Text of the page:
I have convinced my boss to discuss this issue -- imputed vs. actual motivation -- with the chief architect. We are now hopeful that once the chief architect understands that our motivations are not what he presumed them to be, he will at least give our technical objections a fair hearing.

Proof that even in the world of engineering, you have to understand people and what motivates them. This experience has taught me to be on the lookout for imputed motivations -- imputed by myself, or imputed by others. I hope that this insight will smoothe interpersonal relations for me in the future.

Saturday, December 04, 2004

Advances in Embryonic Stem Cells

It is unfortunate that so many Americans are unaware that there are two types of stem cells, and only one type has been shown to have any theraputic benefit at all. Embryonic stem cells are taken from otherwise normally developing embryos, however it is necessary to kill the embryos to harvest them. No one has ever identified any theraputic benefit for such cells, and only an amoral monster could argue that it is acceptable to destroy a human embryo for a purpose that provides no benefit to anyone.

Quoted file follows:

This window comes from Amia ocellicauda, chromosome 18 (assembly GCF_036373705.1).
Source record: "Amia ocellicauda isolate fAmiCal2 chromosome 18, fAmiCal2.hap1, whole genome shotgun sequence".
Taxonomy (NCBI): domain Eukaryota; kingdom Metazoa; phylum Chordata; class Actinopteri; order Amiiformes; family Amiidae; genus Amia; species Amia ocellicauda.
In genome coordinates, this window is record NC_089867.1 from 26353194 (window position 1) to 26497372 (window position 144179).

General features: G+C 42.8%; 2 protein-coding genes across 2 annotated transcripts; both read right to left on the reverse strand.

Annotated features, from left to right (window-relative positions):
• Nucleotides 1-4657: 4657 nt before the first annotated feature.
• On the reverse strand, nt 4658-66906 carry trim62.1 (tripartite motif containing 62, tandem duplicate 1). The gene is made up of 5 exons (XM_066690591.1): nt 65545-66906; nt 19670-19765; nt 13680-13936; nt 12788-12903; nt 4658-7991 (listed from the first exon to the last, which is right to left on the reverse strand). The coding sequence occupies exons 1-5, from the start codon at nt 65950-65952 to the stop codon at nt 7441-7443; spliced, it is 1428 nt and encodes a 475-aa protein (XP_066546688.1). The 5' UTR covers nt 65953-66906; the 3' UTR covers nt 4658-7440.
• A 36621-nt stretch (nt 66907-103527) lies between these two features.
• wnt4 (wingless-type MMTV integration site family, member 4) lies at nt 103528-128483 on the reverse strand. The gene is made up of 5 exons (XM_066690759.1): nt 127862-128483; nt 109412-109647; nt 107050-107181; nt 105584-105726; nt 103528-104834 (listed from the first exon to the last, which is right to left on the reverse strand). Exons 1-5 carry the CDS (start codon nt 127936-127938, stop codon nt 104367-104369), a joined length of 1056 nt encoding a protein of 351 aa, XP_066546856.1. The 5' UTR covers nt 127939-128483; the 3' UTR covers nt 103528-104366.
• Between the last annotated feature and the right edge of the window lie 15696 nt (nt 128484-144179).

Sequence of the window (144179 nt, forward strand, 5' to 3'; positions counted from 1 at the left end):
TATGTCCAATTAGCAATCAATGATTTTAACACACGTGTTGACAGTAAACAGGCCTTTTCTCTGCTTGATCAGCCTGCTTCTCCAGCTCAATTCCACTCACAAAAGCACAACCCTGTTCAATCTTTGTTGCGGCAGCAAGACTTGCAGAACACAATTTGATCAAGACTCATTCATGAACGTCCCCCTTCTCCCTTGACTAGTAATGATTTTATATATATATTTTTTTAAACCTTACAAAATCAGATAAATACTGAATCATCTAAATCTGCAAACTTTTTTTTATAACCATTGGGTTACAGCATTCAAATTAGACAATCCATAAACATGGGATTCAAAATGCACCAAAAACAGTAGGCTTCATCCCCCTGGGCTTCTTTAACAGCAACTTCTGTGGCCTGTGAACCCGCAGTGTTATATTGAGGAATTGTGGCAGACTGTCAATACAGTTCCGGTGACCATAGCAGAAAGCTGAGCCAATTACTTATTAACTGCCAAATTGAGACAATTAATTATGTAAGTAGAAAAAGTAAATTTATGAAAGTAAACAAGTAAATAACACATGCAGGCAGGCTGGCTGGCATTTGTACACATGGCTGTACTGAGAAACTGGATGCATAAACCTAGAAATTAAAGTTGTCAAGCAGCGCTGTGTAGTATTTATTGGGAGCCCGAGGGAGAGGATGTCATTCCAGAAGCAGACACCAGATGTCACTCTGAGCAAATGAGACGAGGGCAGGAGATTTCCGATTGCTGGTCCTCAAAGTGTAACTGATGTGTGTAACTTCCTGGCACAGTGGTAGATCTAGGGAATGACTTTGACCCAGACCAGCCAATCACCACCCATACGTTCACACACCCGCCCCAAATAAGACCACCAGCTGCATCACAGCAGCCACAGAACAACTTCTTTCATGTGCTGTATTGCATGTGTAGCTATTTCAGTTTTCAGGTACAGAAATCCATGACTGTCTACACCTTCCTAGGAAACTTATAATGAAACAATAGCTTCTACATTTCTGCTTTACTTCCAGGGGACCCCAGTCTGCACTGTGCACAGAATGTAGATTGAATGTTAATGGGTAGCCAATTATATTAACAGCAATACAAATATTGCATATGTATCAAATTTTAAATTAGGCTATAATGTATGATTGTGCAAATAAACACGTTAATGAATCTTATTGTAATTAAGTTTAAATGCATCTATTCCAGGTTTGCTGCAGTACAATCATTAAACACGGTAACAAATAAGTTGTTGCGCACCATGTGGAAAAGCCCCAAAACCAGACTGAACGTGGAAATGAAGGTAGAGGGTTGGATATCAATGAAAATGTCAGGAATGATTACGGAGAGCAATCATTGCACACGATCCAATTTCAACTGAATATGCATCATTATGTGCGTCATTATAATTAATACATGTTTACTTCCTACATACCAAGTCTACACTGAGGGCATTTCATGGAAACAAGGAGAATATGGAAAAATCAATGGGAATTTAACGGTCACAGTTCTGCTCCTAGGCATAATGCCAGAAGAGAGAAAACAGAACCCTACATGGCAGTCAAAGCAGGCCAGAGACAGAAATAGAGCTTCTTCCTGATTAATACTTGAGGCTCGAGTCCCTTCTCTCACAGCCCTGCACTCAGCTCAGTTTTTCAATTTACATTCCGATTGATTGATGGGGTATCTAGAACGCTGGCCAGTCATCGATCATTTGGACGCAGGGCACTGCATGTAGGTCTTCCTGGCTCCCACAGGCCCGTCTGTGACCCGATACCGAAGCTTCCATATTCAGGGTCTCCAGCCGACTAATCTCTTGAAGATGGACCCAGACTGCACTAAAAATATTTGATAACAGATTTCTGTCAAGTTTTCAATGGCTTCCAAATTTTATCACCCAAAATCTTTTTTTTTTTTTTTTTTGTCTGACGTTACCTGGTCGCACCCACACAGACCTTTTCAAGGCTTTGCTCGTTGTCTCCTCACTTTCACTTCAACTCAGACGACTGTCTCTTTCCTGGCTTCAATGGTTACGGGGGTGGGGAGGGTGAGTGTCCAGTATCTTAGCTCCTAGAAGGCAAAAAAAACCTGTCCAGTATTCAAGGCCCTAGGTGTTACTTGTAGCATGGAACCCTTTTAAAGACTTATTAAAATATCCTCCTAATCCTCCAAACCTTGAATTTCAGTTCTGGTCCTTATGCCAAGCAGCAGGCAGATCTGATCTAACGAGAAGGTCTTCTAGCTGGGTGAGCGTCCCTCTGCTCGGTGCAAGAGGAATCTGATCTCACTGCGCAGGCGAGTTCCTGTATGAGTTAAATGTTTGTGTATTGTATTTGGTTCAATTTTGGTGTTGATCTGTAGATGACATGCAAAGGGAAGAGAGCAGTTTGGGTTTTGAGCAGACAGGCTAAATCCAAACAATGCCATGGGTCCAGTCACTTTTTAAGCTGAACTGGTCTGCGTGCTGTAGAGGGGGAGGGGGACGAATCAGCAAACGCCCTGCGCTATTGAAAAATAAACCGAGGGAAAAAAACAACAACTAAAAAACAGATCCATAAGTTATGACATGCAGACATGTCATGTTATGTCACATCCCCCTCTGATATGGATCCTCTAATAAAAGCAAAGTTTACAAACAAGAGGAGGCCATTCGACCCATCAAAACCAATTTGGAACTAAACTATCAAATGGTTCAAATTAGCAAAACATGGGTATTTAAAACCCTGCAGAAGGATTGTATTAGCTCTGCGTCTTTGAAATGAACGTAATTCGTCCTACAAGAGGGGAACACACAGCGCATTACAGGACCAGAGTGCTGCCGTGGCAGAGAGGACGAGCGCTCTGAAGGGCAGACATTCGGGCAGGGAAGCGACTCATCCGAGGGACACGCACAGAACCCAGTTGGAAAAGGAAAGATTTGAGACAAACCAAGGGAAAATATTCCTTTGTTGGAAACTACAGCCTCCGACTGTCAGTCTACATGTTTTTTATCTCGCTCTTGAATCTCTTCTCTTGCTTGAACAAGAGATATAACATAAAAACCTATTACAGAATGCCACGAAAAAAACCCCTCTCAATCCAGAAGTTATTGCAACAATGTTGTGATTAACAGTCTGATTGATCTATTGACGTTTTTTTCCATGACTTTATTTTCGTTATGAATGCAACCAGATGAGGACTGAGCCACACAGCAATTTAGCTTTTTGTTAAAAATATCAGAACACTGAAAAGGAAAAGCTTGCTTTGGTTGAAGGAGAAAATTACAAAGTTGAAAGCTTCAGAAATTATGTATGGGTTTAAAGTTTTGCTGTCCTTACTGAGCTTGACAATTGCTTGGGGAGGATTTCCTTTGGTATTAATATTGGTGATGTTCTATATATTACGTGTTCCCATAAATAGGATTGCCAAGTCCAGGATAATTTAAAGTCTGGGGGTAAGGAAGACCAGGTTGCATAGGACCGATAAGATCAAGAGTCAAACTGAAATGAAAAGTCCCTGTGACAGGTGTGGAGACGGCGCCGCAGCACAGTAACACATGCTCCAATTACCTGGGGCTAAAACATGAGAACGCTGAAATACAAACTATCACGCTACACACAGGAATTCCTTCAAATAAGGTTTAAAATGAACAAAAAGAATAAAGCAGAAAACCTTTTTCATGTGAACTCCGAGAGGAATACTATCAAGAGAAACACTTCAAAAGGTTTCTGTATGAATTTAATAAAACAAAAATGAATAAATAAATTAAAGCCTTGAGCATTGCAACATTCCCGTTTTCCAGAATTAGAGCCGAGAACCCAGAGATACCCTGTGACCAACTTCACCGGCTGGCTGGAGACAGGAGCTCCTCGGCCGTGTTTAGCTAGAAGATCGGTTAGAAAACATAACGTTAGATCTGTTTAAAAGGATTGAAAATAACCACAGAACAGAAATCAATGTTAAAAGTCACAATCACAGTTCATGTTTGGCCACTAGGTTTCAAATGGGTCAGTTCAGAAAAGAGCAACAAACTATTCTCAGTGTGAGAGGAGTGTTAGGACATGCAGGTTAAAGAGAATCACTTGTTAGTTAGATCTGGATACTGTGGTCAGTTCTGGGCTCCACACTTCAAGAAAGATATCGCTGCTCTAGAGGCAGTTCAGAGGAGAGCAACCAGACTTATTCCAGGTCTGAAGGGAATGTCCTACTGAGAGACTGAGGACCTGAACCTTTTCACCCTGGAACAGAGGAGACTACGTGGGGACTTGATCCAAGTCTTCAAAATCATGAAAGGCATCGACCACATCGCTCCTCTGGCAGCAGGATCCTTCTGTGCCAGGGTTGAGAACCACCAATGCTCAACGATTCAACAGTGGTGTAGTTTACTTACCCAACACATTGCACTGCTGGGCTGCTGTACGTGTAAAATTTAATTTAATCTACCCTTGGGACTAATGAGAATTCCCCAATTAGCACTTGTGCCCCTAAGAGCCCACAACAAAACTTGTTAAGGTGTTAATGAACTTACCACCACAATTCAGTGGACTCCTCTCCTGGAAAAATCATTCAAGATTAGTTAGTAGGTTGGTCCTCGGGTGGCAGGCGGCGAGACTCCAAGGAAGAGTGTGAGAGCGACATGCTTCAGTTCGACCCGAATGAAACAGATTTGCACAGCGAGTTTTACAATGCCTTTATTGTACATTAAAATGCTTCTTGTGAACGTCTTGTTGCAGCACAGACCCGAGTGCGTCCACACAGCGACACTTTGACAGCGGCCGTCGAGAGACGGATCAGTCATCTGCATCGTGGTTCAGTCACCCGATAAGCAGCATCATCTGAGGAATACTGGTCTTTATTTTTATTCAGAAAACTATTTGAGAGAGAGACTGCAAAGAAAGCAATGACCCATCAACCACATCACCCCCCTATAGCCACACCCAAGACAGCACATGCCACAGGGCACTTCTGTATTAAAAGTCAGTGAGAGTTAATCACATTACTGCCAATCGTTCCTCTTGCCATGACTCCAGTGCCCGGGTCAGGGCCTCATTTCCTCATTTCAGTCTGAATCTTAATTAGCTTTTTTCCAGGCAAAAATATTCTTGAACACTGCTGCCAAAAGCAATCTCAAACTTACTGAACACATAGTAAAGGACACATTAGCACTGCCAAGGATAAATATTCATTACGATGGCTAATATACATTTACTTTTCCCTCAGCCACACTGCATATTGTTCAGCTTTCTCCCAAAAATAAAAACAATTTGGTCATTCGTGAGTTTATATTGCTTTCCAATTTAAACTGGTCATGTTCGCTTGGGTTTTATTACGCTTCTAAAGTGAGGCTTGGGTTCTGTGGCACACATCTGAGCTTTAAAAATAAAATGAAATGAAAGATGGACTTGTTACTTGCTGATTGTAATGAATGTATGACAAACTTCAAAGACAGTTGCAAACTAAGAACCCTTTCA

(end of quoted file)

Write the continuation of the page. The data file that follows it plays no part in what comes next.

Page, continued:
Adult stem cells are taken from adult tissue, and there have been several promising experiments with them. No one is injured when adult stem cells are harvested. I argue that instead of wasting their time and effort lobbying for the federally-funded murder of additional embryos, advocates for stem-cell research should spend their money financing adult stem-cell research.